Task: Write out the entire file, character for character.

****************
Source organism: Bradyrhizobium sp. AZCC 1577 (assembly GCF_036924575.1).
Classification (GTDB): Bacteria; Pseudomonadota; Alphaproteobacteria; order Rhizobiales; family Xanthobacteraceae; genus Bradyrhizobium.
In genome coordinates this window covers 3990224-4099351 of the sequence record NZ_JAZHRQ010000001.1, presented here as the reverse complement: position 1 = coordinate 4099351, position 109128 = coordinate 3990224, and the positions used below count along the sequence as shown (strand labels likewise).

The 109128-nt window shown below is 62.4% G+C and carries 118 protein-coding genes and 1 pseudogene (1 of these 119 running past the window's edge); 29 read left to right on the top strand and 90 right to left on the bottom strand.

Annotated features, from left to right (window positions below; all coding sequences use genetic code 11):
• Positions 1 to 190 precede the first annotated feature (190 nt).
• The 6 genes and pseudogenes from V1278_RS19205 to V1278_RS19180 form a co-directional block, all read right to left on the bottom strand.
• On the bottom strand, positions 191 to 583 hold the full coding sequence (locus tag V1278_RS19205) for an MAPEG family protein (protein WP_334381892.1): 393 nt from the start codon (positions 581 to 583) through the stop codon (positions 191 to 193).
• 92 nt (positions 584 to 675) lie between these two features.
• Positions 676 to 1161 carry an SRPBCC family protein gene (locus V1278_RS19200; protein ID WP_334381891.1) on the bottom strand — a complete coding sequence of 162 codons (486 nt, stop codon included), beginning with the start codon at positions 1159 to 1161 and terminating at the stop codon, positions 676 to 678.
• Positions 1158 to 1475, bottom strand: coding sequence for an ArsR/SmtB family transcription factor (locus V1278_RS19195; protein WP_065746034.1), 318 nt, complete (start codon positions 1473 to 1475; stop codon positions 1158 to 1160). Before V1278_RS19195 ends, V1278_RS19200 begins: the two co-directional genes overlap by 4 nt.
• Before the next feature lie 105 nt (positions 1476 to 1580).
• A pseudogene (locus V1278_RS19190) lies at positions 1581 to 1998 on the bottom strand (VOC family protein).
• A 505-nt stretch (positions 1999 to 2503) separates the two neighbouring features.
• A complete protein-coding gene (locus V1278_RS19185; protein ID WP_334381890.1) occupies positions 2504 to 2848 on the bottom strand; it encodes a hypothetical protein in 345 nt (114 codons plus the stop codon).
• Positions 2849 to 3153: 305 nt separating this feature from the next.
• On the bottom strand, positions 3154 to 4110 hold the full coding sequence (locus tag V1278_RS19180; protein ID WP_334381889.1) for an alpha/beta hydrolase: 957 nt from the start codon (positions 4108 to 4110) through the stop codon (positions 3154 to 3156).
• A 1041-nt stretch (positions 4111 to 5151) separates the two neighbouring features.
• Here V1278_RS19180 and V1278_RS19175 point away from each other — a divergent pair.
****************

Source organism: Bradyrhizobium sp. AZCC 1577 (assembly GCF_036924575.1).
Classification (GTDB): Bacteria; Pseudomonadota; Alphaproteobacteria; order Rhizobiales; family Xanthobacteraceae; genus Bradyrhizobium.
In genome coordinates this window covers 3990224-4099351 of the sequence record NZ_JAZHRQ010000001.1, presented here as the reverse complement: position 1 = coordinate 4099351, position 109128 = coordinate 3990224, and the positions used below count along the sequence as shown (strand labels likewise).

The 109128-nt window shown below is 62.4% G+C and carries 118 protein-coding genes and 1 pseudogene (1 of these 119 running past the window's edge); 29 read left to right on the top strand and 90 right to left on the bottom strand.

Annotated features, from left to right (window positions below; all coding sequences use genetic code 11):
• Positions 1 to 190 precede the first annotated feature (190 nt).
• The 6 genes and pseudogenes from V1278_RS19205 to V1278_RS19180 form a co-directional block, all read right to left on the bottom strand.
• On the bottom strand, positions 191 to 583 hold the full coding sequence (locus tag V1278_RS19205) for an MAPEG family protein (protein WP_334381892.1): 393 nt from the start codon (positions 581 to 583) through the stop codon (positions 191 to 193).
• 92 nt (positions 584 to 675) lie between these two features.
• Positions 676 to 1161 carry an SRPBCC family protein gene (locus V1278_RS19200; protein ID WP_334381891.1) on the bottom strand — a complete coding sequence of 162 codons (486 nt, stop codon included), beginning with the start codon at positions 1159 to 1161 and terminating at the stop codon, positions 676 to 678.
• Positions 1158 to 1475, bottom strand: coding sequence for an ArsR/SmtB family transcription factor (locus V1278_RS19195; protein WP_065746034.1), 318 nt, complete (start codon positions 1473 to 1475; stop codon positions 1158 to 1160). Before V1278_RS19195 ends, V1278_RS19200 begins: the two co-directional genes overlap by 4 nt.
• Before the next feature lie 105 nt (positions 1476 to 1580).
• A pseudogene (locus V1278_RS19190) lies at positions 1581 to 1998 on the bottom strand (VOC family protein).
• A 505-nt stretch (positions 1999 to 2503) separates the two neighbouring features.
• A complete protein-coding gene (locus V1278_RS19185; protein ID WP_334381890.1) occupies positions 2504 to 2848 on the bottom strand; it encodes a hypothetical protein in 345 nt (114 codons plus the stop codon).
• Positions 2849 to 3153: 305 nt separating this feature from the next.
• On the bottom strand, positions 3154 to 4110 hold the full coding sequence (locus tag V1278_RS19180; protein ID WP_334381889.1) for an alpha/beta hydrolase: 957 nt from the start codon (positions 4108 to 4110) through the stop codon (positions 3154 to 3156).
• A 1041-nt stretch (positions 4111 to 5151) separates the two neighbouring features.
• Here V1278_RS19180 and V1278_RS19175 point away from each other — a divergent pair.